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Study Consumers want human help in learning new technology
ATLANTA (5/6/11)--Four out of 10 consumers surveyed would prefer to learn about new financial services technology by talking with someone at their credit union or bank, rather than learning it on their own, says a new study unveiled at First Data's Leadership Summit 2011. While financial institutions try to keep up with the latest banking innovations, more than a third of their member/customers surveyed said that technology advances too quickly for them (Business Wire May 5). The study, conducted by First Data, an electronic commerce and payment processing provider, and Market Strategies International, a global market research consultancy, reviewed consumer characteristics and their attitudes toward and use of technology such as online and mobile banking. It aimed to help financial institutions better understand which investments in technology will drive increased loyalty and transaction frequency among a wide variety of member/customers. It also identified trends about retail banking customers' perceptions and relationships with their financial institutions. "Our goal is to provide real, actionable data to help our financial institution clients develop focused technology plans," said Larry Drury, senior vice president, Global Marketing, at First Data. "These results will help our clients strike the right balance between technology and personal relationships regarding their retail banking customers." The study's findings included:
* Fifteen percent of consumers surveyed currently use mobile banking, and 3% indicated they intend to start using the feature in the next 12 months. Roughly 47% said they are familiar with the service but are not using it. That indicated that consumer education still is needed regarding the benefits of mobile banking, researchers said. * While two-thirds of consumers are familiar with account alerts, 37% of banked consumers currently use them, indicating that credit unions and banks may need to shift some of their focus from awareness to activation. * Six in 10 consumers surveyed still receive paper statements. That presents a "tremendous opportunity for cost savings" for credit unions and banks, said the report.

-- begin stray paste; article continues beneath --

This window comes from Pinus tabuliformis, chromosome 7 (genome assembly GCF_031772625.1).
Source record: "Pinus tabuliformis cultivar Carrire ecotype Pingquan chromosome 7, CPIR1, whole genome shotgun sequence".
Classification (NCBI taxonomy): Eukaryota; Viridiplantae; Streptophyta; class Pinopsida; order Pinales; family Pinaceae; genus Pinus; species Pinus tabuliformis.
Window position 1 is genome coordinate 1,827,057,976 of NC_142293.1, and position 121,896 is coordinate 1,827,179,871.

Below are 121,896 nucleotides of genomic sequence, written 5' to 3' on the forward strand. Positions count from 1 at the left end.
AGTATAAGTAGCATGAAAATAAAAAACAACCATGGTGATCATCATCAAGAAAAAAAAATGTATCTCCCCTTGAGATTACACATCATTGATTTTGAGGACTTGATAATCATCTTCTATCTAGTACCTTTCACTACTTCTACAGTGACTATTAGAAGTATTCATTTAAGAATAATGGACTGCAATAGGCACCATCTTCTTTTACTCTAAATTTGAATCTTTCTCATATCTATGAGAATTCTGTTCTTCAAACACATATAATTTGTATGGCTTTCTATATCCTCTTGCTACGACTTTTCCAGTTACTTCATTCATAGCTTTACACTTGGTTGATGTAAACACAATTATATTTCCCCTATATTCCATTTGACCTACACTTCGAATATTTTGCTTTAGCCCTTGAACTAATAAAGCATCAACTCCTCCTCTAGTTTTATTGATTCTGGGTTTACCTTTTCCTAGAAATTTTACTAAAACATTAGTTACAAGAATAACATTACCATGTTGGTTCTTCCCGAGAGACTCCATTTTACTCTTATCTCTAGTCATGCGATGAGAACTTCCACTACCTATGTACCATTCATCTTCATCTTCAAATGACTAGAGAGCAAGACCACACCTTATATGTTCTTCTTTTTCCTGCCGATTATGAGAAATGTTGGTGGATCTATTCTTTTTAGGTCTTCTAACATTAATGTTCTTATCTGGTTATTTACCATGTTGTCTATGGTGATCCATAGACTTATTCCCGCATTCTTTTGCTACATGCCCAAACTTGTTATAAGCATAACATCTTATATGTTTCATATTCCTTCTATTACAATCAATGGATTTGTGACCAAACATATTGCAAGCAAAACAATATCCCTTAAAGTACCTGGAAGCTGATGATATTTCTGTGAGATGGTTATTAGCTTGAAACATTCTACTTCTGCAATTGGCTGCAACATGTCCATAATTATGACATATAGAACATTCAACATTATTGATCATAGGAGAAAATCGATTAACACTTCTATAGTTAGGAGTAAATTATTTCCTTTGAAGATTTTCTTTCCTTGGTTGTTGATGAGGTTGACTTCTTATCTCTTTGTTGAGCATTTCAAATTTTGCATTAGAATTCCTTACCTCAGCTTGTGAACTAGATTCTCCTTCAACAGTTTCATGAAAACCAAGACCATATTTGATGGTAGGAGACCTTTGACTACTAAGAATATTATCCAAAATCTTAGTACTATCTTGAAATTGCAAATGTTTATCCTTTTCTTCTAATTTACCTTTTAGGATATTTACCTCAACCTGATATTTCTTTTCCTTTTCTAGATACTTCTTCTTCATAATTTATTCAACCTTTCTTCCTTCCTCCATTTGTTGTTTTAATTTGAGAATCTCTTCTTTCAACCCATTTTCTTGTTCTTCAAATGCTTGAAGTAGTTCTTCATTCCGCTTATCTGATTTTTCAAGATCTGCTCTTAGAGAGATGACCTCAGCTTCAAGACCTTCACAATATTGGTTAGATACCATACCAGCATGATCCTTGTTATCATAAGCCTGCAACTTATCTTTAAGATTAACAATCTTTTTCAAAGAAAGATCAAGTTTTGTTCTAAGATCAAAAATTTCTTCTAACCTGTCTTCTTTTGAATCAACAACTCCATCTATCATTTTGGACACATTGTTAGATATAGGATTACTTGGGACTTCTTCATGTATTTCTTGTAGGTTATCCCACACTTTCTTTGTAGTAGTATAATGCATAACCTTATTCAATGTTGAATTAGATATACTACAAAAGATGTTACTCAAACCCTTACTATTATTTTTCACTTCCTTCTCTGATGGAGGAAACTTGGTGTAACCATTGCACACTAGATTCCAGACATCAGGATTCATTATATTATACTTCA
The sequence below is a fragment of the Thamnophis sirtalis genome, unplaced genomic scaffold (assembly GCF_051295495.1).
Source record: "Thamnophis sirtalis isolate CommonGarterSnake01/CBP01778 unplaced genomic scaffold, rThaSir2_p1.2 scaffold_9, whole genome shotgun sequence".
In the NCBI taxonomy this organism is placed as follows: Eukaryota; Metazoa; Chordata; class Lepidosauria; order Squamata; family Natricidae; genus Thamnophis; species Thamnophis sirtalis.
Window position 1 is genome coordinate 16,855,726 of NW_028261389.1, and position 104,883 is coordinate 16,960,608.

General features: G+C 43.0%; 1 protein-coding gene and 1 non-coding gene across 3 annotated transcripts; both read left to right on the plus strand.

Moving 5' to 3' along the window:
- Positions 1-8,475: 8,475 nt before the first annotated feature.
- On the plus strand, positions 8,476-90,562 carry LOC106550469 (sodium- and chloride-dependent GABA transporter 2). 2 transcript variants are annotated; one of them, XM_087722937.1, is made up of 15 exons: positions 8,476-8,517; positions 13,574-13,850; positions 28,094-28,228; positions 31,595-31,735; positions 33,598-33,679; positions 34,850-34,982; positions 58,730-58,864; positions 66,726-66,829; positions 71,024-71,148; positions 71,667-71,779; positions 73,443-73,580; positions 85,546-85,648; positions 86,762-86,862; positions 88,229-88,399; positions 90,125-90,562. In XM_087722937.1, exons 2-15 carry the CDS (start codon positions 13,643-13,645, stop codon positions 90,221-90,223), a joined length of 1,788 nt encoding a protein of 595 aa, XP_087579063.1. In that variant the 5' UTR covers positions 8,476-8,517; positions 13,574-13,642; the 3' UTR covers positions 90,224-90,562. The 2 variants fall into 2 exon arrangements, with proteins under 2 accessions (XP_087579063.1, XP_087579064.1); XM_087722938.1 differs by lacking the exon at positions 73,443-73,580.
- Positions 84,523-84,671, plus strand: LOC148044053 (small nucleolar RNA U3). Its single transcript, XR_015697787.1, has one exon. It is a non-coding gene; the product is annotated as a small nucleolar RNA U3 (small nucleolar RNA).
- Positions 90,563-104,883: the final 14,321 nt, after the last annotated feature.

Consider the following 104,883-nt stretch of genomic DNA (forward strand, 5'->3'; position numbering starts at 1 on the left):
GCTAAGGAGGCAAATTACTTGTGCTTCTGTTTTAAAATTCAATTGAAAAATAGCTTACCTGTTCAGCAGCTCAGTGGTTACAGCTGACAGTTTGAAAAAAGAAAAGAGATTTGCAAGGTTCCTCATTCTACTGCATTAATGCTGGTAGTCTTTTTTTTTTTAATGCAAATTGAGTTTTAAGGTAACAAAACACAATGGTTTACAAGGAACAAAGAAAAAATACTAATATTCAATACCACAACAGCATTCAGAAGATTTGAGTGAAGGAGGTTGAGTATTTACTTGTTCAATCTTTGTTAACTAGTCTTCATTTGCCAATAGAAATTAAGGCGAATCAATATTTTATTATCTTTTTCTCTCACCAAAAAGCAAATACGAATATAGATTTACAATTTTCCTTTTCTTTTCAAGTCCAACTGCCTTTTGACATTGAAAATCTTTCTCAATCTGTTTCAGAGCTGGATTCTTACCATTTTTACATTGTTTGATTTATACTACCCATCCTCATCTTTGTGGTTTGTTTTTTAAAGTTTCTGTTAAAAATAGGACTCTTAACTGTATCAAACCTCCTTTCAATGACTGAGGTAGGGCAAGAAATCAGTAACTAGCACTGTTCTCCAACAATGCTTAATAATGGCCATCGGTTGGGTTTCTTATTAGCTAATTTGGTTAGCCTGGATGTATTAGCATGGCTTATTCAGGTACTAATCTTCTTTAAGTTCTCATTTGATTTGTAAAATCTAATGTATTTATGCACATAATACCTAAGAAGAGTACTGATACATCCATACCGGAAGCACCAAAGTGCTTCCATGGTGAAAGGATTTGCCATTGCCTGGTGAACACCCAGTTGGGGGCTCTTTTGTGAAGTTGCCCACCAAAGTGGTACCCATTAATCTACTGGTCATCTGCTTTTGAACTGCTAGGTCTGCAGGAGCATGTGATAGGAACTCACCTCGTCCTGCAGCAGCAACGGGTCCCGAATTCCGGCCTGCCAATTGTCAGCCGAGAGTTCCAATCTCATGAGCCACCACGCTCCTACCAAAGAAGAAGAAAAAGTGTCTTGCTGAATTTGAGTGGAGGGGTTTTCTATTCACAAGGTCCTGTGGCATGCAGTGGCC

The research also identified six simplified but distinct segments of banking consumers based on demographic, behavioral and attitudinal differences--including consumers' inclination to use banking technology products and services. They are:
* Fast trackers--young family types who rely on smart phones and banking apps; * Young aspirationals--singles with varied interests and little banking loyalty; * Simplifiers--middle-aged, lower-income wage earners loyal to their local financial institutions; * Middle of the roaders--Middle-aged wage earners who wait until technology is proven; * Value seekers--Older, well-educated and financially comfortable who aren't interested in a lot of technology; and * Conventional stalwarts--Fixed-income retirees who prefer paper statements and live tellers.
"Having a better understanding of consumers' acceptance of technology, and the level of technology they're comfortable with, will help financial institutions reverse the troubling trend brought on by recent economic challenges," said Mark Willard, senior vice president and head of the financial services division at Market Strategies International. "We need to help financial institutions drive more transactions and strengthen loyalty. Our research points to the way technology can be leveraged to achieve those goals," Willard concluded.


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